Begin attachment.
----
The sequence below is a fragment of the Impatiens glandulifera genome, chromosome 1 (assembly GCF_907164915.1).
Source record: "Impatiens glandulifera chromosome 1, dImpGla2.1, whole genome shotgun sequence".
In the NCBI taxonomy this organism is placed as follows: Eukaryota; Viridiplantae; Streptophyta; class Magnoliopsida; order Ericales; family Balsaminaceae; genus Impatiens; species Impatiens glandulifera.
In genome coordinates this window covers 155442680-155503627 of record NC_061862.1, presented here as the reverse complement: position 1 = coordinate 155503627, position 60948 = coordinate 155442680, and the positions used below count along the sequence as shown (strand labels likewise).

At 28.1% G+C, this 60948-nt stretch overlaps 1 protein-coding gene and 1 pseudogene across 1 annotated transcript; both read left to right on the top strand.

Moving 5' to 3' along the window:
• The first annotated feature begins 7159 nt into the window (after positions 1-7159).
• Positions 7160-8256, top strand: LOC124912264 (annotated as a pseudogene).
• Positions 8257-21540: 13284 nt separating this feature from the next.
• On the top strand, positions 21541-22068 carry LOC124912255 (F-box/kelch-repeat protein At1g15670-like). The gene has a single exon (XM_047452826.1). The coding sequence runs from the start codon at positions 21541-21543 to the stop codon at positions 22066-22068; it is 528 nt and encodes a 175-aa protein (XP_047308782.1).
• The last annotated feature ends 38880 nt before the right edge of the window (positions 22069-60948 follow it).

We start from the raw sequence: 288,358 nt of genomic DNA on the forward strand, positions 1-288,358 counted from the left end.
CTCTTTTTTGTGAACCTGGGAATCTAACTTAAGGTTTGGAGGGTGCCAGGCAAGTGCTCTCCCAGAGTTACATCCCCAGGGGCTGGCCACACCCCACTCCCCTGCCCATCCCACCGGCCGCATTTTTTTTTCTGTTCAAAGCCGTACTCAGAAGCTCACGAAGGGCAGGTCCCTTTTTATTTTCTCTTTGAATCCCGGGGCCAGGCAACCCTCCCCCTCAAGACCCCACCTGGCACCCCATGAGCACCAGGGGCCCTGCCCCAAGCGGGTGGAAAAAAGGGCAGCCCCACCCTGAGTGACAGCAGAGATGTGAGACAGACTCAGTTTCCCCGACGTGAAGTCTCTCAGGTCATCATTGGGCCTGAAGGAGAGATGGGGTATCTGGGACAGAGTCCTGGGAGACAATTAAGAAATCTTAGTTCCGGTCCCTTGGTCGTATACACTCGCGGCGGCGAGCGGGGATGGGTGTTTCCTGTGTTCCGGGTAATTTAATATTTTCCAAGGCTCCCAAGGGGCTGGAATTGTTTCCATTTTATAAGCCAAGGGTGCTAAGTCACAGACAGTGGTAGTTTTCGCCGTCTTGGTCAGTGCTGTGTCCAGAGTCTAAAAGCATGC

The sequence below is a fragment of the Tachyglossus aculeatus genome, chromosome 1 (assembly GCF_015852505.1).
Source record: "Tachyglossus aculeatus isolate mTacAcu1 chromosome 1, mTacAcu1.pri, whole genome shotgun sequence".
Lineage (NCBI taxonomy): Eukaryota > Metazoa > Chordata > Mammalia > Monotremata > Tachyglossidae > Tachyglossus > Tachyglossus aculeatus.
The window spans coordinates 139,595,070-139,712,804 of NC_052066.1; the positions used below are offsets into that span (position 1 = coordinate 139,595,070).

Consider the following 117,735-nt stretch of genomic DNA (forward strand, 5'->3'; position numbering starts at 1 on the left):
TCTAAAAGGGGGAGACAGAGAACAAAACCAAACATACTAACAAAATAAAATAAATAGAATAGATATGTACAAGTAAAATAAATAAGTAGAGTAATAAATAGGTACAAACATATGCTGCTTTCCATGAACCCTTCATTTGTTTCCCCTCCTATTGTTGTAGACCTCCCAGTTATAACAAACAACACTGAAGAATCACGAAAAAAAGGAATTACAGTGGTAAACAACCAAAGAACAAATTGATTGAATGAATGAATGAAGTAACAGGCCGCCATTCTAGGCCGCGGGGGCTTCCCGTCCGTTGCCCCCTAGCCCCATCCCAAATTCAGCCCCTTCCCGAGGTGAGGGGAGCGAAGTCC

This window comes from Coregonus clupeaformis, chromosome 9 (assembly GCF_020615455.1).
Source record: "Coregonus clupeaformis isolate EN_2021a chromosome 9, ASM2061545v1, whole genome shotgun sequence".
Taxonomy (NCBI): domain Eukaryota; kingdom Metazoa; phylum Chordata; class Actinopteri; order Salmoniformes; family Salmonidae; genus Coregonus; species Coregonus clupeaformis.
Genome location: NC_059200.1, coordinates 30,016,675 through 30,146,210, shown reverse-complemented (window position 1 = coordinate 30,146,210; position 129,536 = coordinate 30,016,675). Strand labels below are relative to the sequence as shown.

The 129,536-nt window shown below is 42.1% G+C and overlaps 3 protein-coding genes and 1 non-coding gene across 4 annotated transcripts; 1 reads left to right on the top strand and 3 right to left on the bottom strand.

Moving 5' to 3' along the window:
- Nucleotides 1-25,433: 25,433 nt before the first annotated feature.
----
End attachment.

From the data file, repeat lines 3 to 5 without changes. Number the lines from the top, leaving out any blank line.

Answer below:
In the NCBI taxonomy this organism is placed as follows: Eukaryota; Viridiplantae; Streptophyta; class Magnoliopsida; order Ericales; family Balsaminaceae; genus Impatiens; species Impatiens glandulifera.
In genome coordinates this window covers 155442680-155503627 of record NC_061862.1, presented here as the reverse complement: position 1 = coordinate 155503627, position 60948 = coordinate 155442680, and the positions used below count along the sequence as shown (strand labels likewise).

At 28.1% G+C, this 60948-nt stretch overlaps 1 protein-coding gene and 1 pseudogene across 1 annotated transcript; both read left to right on the top strand.